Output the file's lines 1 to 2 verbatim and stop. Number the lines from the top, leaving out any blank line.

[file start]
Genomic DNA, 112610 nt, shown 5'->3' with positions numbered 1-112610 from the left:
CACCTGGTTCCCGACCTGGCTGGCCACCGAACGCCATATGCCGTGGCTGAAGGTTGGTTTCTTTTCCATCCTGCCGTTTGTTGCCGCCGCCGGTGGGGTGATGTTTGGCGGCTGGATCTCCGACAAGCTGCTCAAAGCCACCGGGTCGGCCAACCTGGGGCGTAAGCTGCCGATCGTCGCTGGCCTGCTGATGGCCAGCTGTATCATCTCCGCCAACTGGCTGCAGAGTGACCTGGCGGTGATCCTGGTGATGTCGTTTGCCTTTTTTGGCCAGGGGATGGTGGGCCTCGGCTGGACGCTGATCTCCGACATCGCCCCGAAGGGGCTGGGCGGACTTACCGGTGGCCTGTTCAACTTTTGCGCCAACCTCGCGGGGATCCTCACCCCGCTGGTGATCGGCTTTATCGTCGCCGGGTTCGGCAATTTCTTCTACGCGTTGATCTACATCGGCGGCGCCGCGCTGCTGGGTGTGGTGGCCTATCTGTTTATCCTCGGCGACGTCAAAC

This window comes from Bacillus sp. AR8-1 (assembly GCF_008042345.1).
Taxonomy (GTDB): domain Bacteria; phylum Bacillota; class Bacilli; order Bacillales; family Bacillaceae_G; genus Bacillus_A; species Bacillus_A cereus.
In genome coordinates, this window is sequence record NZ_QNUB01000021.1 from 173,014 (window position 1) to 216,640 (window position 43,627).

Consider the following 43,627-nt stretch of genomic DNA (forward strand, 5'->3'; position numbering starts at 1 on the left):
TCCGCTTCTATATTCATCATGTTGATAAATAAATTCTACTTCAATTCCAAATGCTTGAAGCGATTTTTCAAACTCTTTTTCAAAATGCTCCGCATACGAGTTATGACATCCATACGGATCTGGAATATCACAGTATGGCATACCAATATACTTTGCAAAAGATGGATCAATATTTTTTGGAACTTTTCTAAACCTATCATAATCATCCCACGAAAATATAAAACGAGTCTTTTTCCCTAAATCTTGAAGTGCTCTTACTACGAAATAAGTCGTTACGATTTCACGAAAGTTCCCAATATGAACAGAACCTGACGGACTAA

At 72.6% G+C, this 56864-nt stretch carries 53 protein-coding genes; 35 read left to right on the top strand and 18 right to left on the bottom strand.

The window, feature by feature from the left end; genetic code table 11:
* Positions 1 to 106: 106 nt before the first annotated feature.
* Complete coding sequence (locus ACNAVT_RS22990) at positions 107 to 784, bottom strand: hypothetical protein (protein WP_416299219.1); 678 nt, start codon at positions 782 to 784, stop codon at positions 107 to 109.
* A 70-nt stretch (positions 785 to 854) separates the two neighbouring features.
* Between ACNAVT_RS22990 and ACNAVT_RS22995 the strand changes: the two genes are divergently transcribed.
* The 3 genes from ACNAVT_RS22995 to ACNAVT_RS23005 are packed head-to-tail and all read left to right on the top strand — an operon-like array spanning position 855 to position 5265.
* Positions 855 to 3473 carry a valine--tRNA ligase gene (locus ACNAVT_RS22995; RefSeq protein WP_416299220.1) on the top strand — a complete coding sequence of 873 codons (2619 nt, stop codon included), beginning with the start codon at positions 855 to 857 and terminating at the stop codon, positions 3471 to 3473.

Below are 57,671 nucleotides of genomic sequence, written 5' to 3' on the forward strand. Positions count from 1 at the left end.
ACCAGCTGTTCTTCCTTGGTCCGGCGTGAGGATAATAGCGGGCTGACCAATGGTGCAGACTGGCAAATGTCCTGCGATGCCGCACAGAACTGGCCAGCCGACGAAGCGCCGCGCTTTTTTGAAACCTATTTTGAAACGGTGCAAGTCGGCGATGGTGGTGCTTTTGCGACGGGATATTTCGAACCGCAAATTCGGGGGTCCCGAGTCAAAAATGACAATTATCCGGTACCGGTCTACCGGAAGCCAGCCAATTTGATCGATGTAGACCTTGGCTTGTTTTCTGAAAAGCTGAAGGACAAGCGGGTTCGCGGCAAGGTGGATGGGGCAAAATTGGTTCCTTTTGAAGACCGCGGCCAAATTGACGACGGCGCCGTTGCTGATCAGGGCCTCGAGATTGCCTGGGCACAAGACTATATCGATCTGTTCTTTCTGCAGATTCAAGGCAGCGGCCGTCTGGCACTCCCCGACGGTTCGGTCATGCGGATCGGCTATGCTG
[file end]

Genomic DNA, 112610 nt, shown 5'->3' with positions numbered 1-112610 from the left:
CACCTGGTTCCCGACCTGGCTGGCCACCGAACGCCATATGCCGTGGCTGAAGGTTGGTTTCTTTTCCATCCTGCCGTTTGTTGCCGCCGCCGGTGGGGTGATGTTTGGCGGCTGGATCTCCGACAAGCTGCTCAAAGCCACCGGGTCGGCCAACCTGGGGCGTAAGCTGCCGATCGTCGCTGGCCTGCTGATGGCCAGCTGTATCATCTCCGCCAACTGGCTGCAGAGTGACCTGGCGGTGATCCTGGTGATGTCGTTTGCCTTTTTTGGCCAGGGGATGGTGGGCCTCGGCTGGACGCTGATCTCCGACATCGCCCCGAAGGGGCTGGGCGGACTTACCGGTGGCCTGTTCAACTTTTGCGCCAACCTCGCGGGGATCCTCACCCCGCTGGTGATCGGCTTTATCGTCGCCGGGTTCGGCAATTTCTTCTACGCGTTGATCTACATCGGCGGCGCCGCGCTGCTGGGTGTGGTGGCCTATCTGTTTATCCTCGGCGACGTCAAAC